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IRS Taxes Bitcoin As Property

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bitcoin-irs-commodity-taxSo the US financial authorities have finally revealed their position through the IRS as to how to treat Bitcoin financially. The question now is whether this development should be regarded as overall positive, negative or neutral for Bitcoin.

While many are happy that there is now an official position that "legitimises" or "legalises" Bitcoin, the fact is Bitcoin was already legitimate and not illegal before, so what then are the wider implications of this tax ruling for the future of Bitcoin?

Well first of all as the IRS have chosen to treat Bitcoin as property - as distinct from a commodity or currency - they cannot have it both ways and treat Bitcoin exchanges as "money transmitters". In fact they cannot even treat Bitcoin exchanges as a currency exchange at all under this ruling. If Bitcoin is to be treated as "property", then a Bitcoin exchange is actually a merchant, or shop buying and selling property much as a pawn broker would.

So let us look at the positives first.

If Bitcoin is not money, then "money laundering" is no longer a consideration from a regulatory perspective or should be the concern of the likes of FinCEN. Money is money and property is property so unless a new concern is invented as "property laundering", then we should expect the money and financial regulators to leave Bitcoin alone. Of course the US Government is notorious globally for hypocrisy and double standards, so only time will tell whether this is their final word on the matter.

Another anomaly is the Bitcoin ATM which is technically no longer an ATM delivering exchanging money, but a vending machine similar to that delivering a bar of chocolate - in this case Bitcoin - for cash. Of course this comparison does not apply to bidirectional ATM's because it would be like putting a bar of chocolate in to the vending machine and getting cash in return.

Either way - if the US Government are consistent about this, then Bitcoin exchanges and ATM's should not be subject to any form of financial or anti-money laundering regulation - which is good news.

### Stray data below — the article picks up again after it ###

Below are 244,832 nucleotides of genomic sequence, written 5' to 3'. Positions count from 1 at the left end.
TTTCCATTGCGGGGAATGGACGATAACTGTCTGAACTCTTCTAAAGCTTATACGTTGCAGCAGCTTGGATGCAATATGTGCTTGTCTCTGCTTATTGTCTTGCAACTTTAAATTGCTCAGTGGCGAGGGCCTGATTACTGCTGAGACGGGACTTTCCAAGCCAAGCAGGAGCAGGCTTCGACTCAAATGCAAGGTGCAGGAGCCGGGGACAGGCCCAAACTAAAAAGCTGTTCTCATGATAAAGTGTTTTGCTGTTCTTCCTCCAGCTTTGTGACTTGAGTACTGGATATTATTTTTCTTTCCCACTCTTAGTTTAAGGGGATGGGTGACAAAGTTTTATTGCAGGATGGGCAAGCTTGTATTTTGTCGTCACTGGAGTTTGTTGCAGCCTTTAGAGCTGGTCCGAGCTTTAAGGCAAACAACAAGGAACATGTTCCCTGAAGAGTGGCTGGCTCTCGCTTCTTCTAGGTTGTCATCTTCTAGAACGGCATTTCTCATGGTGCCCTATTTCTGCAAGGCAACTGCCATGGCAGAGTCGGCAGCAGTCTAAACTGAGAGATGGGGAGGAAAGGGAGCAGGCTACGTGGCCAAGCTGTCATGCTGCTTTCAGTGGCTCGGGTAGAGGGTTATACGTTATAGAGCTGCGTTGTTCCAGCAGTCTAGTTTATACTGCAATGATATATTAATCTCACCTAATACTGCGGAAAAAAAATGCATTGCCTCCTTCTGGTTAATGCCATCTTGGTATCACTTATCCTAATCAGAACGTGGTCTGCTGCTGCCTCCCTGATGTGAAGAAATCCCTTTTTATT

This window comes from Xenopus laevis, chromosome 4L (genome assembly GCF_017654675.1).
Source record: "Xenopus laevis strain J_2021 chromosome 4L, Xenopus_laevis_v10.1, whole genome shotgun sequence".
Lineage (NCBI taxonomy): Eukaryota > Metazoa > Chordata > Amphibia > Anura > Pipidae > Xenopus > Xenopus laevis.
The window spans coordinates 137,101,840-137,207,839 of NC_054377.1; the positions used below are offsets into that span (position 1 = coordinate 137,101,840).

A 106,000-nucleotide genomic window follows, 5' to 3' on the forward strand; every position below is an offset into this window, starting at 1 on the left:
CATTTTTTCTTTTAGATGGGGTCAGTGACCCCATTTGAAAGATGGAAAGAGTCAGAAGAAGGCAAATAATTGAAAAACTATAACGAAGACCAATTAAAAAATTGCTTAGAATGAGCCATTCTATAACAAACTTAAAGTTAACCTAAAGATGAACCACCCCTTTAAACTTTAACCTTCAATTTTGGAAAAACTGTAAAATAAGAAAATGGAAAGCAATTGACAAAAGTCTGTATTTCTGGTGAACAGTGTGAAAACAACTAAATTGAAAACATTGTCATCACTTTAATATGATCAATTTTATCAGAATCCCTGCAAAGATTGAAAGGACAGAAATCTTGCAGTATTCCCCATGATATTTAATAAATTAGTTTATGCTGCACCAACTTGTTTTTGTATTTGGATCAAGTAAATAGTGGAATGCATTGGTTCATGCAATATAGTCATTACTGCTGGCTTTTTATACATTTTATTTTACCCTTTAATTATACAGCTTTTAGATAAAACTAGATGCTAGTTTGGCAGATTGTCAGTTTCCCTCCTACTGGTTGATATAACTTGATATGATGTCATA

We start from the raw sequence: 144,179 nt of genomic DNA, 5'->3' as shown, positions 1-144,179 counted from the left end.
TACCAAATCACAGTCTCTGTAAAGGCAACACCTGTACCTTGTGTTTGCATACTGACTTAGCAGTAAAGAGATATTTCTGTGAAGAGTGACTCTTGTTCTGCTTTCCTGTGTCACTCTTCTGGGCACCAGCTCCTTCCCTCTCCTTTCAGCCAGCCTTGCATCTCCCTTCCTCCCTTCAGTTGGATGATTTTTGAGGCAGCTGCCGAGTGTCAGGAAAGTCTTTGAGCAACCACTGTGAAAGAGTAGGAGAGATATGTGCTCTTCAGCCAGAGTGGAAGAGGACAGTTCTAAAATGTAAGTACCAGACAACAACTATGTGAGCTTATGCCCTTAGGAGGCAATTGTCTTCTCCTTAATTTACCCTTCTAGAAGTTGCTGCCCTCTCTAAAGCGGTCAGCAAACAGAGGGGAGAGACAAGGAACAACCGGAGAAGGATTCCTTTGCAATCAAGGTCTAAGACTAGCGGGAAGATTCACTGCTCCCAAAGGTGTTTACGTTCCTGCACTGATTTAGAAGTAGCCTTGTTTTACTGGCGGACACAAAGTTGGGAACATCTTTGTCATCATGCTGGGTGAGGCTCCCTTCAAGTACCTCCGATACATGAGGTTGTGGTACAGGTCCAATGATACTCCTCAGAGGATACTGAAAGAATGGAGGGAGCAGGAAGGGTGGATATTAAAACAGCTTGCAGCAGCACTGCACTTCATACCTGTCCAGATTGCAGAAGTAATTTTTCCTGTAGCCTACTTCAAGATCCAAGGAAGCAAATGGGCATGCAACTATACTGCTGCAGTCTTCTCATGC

More importantly -how will this ruling influence the prospects of Bitcoin for being accepted in to the mainstream and therefore of course the Bitcoin exchange rate?

How Will It Affect Mainstream Acceptance And Merchants?

It is extremely difficult to see how taxing Bitcoin as "property" can be in any way positive for the future prospects of this and other crypto-currencies for the following reasons.

1. If every Bitcoin transaction including cash to Bitcoin exchanges and goods purchased with Bitcoin must be accounted for and taxed, this is a tremendous disadvantage for both consumers and merchants. Although Bitcoin enthusiasts may be prepared to go through these hoops, the general public, wanting an easy and straightforward life will most certainly not be. For the majority of people exchanging cash or card for goods is very easy and straightforward. If every such transaction must be accounted for, documented, tax calculated and submitted annually then this is far beyond the tolerance of most, who simply will not do it.

This tax will also affect merchants who must also account for each transaction from a tax perspective, and the current computerised accounting systems of which will not be configured to do it. So computerised accounting and other systems will need to be modified at a cost, and staff instructed as to the correct procedures. The Bitcoin related revenues and profits of large merchants will likely not be worth it, and small merchants will not bother at all.

2.  Taxing Bitcoin as property in this way is effectively an additional tax on goods and services as well as investment appreciation - assuming Bitcoin appreciates in value - that merchants will need to price in to goods priced in Bitcoin and consumers will need to take in to account when comparing the cost of goods priced in Bitcoin to comparable goods priced in US Dollars. This will in effect be very difficult because account will need to be made for when the Bitcoin was purchased, at what price and what the price is at the time of buying goods or services to see whether any additional tax becomes payable - or even deductible. It is hard to contemplate any shopper buying weekly groceries while going through all that rigmarole just to use Bitcoin - especially when most are already wary of Bitcoin following the mainstream media blitz after Mt. Gox.